34 min

Tokyo - BONUS: Tokyo in the Bay historicity

    • Society & Culture

In this bonus “walk,” we’re putting Tokyo in its maritime context. From an automated, elevated train, we see how the city has expanded into the bay, providing space for business and attractions; a new home for the fish market; but also for recreation and everyday life. 
We start at Shimbashi Station, where the first rails were laid in Japan, which is now the starting point for the “black-headed gull” line. It first takes us south, past a surviving shogunal garden, surrounded by the new building, as the mainland inches remorselessly into the bay; then out over the Rainbow Bridge. We pass some 19th-century forts, designed to protect the city from foreigners, and some early 20th-century districts built close to the shore, but all now dwarfed by the huge artificial islands reclaimed from the sea. We get off the train at Odaiba, and make our way down to the beach, then along the boardwalk to the Statue of Liberty. Back on the train, we make a loop, past hotels and a cruise terminal, newish museums, and more offices. We glimpse the container port and bigger bridges further out, before heading back towards the city, past the convention centre, a tennis park, and the new central markets, where the world’s tuna come to be priced. We end the walk at Toyosu Park, looking back to the city, surrounded by non-descript offices, hotels, apartment buildings, and shops. It’s easy enough, given the anonymity of the architecture, to believe that the action is elsewhere. But the park is full of kids, who are bringing it to life. Maybe the future of Tokyo is here.
You can follow the walk on this map: bit.ly/3pHSxf4
And you can find the full transcript here: bit.ly/3JTcgzi
See a sneak peek on TikTok: tiktok.com/@walkhistoricity and Instagram: instagram.com/WALKHISTORICITY
WRITER AND PRESENTER: Angus Lockyer
PRODUCER: Jelena Sofronijevic
This series was supported by the Great Britain Sasakawa Foundation. Find out more at: gbsf.org.uk

Hosted on Acast. See acast.com/privacy for more information.

In this bonus “walk,” we’re putting Tokyo in its maritime context. From an automated, elevated train, we see how the city has expanded into the bay, providing space for business and attractions; a new home for the fish market; but also for recreation and everyday life. 
We start at Shimbashi Station, where the first rails were laid in Japan, which is now the starting point for the “black-headed gull” line. It first takes us south, past a surviving shogunal garden, surrounded by the new building, as the mainland inches remorselessly into the bay; then out over the Rainbow Bridge. We pass some 19th-century forts, designed to protect the city from foreigners, and some early 20th-century districts built close to the shore, but all now dwarfed by the huge artificial islands reclaimed from the sea. We get off the train at Odaiba, and make our way down to the beach, then along the boardwalk to the Statue of Liberty. Back on the train, we make a loop, past hotels and a cruise terminal, newish museums, and more offices. We glimpse the container port and bigger bridges further out, before heading back towards the city, past the convention centre, a tennis park, and the new central markets, where the world’s tuna come to be priced. We end the walk at Toyosu Park, looking back to the city, surrounded by non-descript offices, hotels, apartment buildings, and shops. It’s easy enough, given the anonymity of the architecture, to believe that the action is elsewhere. But the park is full of kids, who are bringing it to life. Maybe the future of Tokyo is here.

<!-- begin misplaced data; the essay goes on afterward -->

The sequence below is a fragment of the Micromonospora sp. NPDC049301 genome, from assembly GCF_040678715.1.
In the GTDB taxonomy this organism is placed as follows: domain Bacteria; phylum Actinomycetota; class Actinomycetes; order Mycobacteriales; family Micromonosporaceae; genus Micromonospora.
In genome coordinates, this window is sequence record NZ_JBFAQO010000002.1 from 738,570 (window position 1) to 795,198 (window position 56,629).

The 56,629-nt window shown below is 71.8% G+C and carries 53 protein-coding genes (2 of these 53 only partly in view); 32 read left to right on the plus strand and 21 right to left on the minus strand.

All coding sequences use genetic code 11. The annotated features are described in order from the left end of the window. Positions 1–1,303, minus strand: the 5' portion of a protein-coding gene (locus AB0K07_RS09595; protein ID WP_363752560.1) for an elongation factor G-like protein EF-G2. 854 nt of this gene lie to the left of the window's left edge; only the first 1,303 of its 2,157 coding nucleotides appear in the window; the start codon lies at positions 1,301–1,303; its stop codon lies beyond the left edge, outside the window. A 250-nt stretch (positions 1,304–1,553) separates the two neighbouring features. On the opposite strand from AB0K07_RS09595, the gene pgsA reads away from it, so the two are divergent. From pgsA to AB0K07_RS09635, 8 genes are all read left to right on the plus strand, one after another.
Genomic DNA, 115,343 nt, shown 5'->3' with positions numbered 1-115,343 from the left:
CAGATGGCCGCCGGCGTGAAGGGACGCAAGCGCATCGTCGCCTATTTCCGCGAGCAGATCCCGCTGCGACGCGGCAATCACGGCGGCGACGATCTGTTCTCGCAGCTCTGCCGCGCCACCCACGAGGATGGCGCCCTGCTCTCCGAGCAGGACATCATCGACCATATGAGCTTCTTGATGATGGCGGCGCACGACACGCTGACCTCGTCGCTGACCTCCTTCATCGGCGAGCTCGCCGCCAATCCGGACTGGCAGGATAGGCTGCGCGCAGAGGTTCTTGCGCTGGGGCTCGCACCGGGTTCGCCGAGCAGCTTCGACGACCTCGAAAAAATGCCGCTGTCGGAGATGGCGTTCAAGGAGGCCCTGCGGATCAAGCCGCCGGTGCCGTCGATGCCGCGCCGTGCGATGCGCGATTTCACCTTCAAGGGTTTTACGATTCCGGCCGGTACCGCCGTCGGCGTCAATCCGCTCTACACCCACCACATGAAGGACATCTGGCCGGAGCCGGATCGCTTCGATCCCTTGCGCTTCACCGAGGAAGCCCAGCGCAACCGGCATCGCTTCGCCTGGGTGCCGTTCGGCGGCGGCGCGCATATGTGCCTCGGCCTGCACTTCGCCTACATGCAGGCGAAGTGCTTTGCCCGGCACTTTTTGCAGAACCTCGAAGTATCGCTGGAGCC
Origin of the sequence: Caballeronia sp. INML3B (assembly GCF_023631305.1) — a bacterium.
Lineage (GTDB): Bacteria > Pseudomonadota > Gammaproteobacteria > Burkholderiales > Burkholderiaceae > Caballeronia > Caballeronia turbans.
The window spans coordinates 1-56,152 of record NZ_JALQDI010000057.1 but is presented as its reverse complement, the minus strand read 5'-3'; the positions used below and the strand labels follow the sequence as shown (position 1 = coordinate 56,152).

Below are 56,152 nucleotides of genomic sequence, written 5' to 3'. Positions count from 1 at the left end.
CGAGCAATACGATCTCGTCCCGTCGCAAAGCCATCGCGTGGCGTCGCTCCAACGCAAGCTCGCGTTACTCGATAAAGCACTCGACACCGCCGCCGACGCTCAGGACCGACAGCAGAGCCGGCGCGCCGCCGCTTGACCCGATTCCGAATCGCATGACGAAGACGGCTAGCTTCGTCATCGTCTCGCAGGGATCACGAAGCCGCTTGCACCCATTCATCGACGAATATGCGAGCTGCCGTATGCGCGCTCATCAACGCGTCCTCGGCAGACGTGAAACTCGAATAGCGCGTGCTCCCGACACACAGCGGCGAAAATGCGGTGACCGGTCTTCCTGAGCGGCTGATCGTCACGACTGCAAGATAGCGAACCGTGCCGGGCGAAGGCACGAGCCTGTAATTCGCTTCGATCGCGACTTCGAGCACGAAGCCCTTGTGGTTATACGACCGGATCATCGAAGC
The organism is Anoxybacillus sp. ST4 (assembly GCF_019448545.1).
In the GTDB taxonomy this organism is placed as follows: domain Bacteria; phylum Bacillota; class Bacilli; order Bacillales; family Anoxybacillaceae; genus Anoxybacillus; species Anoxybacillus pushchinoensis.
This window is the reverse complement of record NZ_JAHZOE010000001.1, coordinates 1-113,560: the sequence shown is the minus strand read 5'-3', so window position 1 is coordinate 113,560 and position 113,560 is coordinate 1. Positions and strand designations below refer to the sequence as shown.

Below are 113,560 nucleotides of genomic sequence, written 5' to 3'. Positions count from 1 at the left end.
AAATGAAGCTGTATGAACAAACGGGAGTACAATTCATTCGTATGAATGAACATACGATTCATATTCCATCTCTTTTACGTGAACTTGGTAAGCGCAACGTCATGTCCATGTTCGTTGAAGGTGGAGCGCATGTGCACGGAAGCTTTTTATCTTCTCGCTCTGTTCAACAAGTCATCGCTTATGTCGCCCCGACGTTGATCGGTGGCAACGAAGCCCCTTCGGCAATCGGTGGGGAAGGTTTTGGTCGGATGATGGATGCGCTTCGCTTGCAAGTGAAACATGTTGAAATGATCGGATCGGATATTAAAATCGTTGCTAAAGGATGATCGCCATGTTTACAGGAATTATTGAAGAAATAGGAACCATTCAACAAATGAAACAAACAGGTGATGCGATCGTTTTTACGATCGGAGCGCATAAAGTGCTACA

You can follow the walk on this map: bit.ly/3pHSxf4
And you can find the full transcript here: bit.ly/3JTcgzi
See a sneak peek on TikTok: tiktok.com/@walkhistoricity and Instagram: instagram.com/WALKHISTORICITY
WRITER AND PRESENTER: Angus Lockyer
PRODUCER: Jelena Sofronijevic
This series was supported by the Great Britain Sasakawa Foundation. Find out more at: gbsf.org.uk

Hosted on Acast. See acast.com/privacy for more information.

34 min

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